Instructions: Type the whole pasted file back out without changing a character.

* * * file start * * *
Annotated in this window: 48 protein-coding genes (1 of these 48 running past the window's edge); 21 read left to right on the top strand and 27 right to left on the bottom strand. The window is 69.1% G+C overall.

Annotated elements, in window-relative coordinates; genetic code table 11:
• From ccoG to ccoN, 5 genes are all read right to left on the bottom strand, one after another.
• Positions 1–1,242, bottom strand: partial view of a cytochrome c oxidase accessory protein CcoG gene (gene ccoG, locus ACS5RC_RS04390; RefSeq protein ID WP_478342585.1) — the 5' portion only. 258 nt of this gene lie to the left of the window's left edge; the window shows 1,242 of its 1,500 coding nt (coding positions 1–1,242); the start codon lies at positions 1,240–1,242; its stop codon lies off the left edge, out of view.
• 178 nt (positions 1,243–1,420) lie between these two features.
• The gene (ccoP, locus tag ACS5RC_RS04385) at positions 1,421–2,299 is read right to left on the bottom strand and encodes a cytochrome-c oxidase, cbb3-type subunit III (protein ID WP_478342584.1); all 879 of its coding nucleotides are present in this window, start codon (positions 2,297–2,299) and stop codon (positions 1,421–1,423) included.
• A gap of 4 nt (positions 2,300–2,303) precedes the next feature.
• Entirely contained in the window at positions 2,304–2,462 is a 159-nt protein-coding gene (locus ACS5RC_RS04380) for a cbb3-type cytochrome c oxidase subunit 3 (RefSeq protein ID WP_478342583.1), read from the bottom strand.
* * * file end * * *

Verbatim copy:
Annotated in this window: 48 protein-coding genes (1 of these 48 running past the window's edge); 21 read left to right on the top strand and 27 right to left on the bottom strand. The window is 69.1% G+C overall.

Annotated elements, in window-relative coordinates; genetic code table 11:
• From ccoG to ccoN, 5 genes are all read right to left on the bottom strand, one after another.
• Positions 1–1,242, bottom strand: partial view of a cytochrome c oxidase accessory protein CcoG gene (gene ccoG, locus ACS5RC_RS04390; RefSeq protein ID WP_478342585.1) — the 5' portion only. 258 nt of this gene lie to the left of the window's left edge; the window shows 1,242 of its 1,500 coding nt (coding positions 1–1,242); the start codon lies at positions 1,240–1,242; its stop codon lies off the left edge, out of view.
• 178 nt (positions 1,243–1,420) lie between these two features.
• The gene (ccoP, locus tag ACS5RC_RS04385) at positions 1,421–2,299 is read right to left on the bottom strand and encodes a cytochrome-c oxidase, cbb3-type subunit III (protein ID WP_478342584.1); all 879 of its coding nucleotides are present in this window, start codon (positions 2,297–2,299) and stop codon (positions 1,421–1,423) included.
• A gap of 4 nt (positions 2,300–2,303) precedes the next feature.
• Entirely contained in the window at positions 2,304–2,462 is a 159-nt protein-coding gene (locus ACS5RC_RS04380) for a cbb3-type cytochrome c oxidase subunit 3 (RefSeq protein ID WP_478342583.1), read from the bottom strand.